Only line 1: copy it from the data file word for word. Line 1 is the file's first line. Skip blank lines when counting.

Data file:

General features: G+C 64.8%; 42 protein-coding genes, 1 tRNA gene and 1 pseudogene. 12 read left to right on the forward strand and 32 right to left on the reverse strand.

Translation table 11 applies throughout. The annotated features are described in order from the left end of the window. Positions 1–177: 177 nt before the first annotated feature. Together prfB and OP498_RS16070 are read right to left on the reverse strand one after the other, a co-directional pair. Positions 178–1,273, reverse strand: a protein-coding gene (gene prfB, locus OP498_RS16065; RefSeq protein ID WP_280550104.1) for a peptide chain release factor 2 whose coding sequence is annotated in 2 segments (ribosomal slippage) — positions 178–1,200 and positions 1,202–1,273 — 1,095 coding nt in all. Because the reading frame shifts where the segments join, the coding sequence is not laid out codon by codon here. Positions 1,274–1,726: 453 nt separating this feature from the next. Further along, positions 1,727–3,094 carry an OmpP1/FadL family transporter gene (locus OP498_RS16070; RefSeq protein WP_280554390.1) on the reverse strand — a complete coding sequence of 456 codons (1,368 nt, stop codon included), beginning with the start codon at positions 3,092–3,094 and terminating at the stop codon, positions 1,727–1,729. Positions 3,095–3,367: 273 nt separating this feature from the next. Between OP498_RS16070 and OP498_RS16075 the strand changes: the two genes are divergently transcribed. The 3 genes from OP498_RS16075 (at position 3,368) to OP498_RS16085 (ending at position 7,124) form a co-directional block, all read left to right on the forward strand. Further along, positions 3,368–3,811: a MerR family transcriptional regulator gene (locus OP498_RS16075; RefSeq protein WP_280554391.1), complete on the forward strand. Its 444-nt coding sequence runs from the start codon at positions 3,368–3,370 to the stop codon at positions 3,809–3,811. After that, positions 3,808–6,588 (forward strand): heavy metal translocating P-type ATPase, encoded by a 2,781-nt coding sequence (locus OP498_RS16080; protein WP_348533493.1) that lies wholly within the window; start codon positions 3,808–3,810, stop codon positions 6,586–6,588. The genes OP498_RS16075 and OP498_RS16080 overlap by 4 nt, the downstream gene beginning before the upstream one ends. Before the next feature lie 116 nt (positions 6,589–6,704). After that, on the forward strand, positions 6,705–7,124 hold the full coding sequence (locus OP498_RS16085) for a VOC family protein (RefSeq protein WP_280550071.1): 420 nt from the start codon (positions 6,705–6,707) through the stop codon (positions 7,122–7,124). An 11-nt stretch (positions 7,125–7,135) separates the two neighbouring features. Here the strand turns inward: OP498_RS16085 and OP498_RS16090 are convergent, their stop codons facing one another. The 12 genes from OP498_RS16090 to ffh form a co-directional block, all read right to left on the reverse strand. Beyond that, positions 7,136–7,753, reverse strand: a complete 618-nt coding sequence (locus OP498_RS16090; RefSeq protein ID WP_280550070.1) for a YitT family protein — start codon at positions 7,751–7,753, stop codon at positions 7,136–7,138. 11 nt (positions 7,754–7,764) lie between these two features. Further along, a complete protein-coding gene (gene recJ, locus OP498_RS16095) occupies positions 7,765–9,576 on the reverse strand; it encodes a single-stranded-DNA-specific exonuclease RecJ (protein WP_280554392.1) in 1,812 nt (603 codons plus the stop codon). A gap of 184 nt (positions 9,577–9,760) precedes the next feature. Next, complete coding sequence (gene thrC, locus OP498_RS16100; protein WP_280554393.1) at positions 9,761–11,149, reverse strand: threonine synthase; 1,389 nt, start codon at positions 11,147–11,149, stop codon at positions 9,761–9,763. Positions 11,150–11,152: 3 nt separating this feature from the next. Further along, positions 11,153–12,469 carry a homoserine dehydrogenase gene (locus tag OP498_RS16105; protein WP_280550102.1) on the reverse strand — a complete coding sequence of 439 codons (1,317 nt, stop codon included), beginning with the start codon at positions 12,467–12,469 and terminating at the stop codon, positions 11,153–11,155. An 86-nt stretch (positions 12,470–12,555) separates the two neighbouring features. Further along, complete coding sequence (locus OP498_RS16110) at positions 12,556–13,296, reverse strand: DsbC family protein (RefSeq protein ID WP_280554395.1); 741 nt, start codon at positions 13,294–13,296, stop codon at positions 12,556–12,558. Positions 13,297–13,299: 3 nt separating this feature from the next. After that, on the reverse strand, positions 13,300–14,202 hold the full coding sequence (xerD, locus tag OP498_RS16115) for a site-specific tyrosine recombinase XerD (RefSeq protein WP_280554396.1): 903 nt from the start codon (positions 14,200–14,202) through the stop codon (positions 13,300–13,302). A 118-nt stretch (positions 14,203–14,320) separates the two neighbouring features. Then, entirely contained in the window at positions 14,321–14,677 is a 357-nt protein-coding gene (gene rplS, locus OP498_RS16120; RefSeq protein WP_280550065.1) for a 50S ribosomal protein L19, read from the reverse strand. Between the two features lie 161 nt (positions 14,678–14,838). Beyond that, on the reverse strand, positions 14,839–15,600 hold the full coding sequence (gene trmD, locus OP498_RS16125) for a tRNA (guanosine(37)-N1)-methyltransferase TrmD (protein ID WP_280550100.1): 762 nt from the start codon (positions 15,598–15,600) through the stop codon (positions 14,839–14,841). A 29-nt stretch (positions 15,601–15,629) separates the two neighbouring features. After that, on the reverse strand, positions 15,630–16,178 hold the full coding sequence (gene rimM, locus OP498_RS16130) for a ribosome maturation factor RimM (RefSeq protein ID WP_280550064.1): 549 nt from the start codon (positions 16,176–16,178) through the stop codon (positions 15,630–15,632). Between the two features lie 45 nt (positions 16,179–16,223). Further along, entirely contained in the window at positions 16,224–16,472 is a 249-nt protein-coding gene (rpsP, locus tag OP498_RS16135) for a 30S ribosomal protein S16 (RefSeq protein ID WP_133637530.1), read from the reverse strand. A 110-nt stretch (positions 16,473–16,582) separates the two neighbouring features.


General features: G+C 64.8%; 42 protein-coding genes, 1 tRNA gene and 1 pseudogene. 12 read left to right on the forward strand and 32 right to left on the reverse strand.